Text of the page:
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However, without a venturi, this valve must be set for 50 psi so as not to
overpressure the aircraft at no flow conditions.  This means that when fuel is
flowing, the nozzle pressure may be down to 25 psi or less reducing the flow.
If the pressure control valve is set up to 75 psi to compensate for the drop
during flow conditions, the plane will see 75 psi at no flow conditions. This
is a dangerous situation.
Solution:  Install a hose end regulator for secondary protection
and provide a
venturi controller for the hydrant fuel control valve so that it
becomes the
primary pressure control valve. With a venturi, both conditions
will be
satisfied--the aircraft will be protected at no flow conditions,
and the
control valve will be "tricked" into opening wide during maximum
CASE POL 11 - Pantograph Stops, R. Thomas
Problem:  Most existing pantograph stops are made from steel posts with rubber
pads.  The problem with this is that when pantographs are folded shut, the
swivels can clash together, causing damage and leaks.
Collection of Facts: Definitive drawings call for padded posts as pantograph
stops.  Field surveys revealed that even with pads on pantograph piping, the
impact of a folding pantograph causes damage to the swivels.
Solution:  A simple yet effective means to prevent pantograph clash and swivel
damage was observed at several MCAS's.  The idea is to provide stops for the
castors before the piping and swivels have a chance to contact each other.
Castor stops are shown below and can be provided for as many castors as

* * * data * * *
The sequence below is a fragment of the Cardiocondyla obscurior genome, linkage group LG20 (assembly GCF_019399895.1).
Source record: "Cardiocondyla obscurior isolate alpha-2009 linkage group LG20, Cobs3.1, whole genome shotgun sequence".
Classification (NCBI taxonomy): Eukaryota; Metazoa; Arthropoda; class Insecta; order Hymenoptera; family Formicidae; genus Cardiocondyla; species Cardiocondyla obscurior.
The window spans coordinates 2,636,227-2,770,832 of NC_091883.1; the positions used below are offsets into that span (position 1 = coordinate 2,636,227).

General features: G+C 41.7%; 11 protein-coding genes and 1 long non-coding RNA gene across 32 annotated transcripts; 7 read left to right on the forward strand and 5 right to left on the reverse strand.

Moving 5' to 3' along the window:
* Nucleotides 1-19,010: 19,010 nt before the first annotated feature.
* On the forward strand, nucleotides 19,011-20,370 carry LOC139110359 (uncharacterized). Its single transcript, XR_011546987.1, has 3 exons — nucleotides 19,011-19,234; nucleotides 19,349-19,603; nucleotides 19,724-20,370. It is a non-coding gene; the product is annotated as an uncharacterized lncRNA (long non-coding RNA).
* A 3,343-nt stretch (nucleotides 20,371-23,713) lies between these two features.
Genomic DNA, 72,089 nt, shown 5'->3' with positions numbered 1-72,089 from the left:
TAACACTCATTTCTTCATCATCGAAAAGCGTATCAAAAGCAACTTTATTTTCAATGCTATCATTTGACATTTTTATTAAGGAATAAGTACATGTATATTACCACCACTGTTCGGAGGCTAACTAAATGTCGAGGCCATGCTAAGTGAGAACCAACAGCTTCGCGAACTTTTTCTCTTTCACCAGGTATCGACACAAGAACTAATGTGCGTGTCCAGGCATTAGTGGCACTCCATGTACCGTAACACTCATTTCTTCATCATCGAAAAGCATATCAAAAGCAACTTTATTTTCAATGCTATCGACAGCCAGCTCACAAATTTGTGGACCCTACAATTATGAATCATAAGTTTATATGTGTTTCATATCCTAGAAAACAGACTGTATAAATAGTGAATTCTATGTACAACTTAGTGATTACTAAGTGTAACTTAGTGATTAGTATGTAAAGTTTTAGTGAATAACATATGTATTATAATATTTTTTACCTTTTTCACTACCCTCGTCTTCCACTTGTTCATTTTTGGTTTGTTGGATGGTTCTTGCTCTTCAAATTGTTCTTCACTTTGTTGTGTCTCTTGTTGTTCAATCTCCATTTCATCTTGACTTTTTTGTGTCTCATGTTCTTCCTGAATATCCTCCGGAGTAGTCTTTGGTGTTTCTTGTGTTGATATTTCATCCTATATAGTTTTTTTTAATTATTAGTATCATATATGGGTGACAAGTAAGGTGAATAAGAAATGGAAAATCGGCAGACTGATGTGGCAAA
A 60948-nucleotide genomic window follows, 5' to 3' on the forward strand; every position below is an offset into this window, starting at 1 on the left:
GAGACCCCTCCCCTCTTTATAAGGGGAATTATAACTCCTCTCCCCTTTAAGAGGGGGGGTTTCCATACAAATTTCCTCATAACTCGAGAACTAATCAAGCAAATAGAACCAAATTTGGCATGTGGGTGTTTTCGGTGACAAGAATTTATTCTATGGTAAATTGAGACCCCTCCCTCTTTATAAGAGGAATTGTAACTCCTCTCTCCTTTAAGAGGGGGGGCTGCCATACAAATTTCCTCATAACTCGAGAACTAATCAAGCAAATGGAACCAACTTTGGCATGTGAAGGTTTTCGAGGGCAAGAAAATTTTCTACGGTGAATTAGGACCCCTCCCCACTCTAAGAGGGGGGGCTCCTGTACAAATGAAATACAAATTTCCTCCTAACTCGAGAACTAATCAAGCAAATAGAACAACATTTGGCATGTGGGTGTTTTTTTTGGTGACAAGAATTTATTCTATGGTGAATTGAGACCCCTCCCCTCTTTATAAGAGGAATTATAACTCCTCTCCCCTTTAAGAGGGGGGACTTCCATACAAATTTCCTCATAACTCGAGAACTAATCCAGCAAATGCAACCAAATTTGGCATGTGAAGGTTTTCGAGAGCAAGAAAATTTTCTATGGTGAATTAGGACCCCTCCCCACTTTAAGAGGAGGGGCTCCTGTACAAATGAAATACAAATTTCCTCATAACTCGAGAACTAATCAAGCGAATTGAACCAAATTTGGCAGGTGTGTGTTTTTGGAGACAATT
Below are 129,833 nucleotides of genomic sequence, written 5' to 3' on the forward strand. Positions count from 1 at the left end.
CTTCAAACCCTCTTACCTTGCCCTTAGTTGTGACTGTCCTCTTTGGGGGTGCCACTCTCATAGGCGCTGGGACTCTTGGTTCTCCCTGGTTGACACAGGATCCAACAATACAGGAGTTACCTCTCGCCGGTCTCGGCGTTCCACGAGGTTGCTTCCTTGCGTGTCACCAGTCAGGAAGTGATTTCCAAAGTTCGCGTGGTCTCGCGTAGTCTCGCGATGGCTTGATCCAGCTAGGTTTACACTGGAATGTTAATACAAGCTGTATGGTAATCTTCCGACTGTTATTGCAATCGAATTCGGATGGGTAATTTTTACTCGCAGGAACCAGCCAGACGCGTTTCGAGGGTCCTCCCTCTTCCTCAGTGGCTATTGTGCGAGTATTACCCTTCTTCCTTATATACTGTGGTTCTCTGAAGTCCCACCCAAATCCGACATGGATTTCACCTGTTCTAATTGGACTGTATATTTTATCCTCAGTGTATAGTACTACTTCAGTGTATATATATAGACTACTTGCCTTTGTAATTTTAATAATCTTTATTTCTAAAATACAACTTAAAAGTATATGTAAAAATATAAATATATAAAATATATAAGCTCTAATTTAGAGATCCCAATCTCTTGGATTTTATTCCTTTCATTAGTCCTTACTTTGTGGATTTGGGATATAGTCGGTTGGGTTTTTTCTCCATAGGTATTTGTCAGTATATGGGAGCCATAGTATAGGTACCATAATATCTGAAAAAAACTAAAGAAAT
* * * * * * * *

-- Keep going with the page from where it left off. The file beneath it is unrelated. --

CASE POL 12 - Static Electricity Relaxation at Direct Fueling Stations,
R. Thomas
Problem:  Providing static electricity relaxation capability at existing
aircraft direct fueling stations while keeping below the 3 foot height
Symptom:  Most static relaxation tanks are of the vertical type, and when used
at aircraft direct fueling stations, can cause wing tip damage to aircraft.
Collection of Facts: Older direct aircraft fueling systems and some newly
modified systems which have the filtration equipment near the dispensing point
are required to provide 30 seconds fuel retention time between the last piece
of filtration equipment (the fuel contamination monitor) and the refueling
nozzle.  In most cases a vertical tank will violate the 3 foot height
limitation and there is not room to install a horizontal tank.
Solution:  A simple solution, observed at one air station and which saves the
approximate $4,000 cost of a non-ferrous relaxation tank, uses little space
and provides the required low profile.  It is to increase the pipe diameter up
to 10" or 12" and to install a large aluminum pipe "U" bend in the piping
system.  The "U" bend is fabricated from standard elbows or "U" bends and
straight pipe and the slower velocity (FT/SEC) times 30 seconds retention time
= required length (FT).

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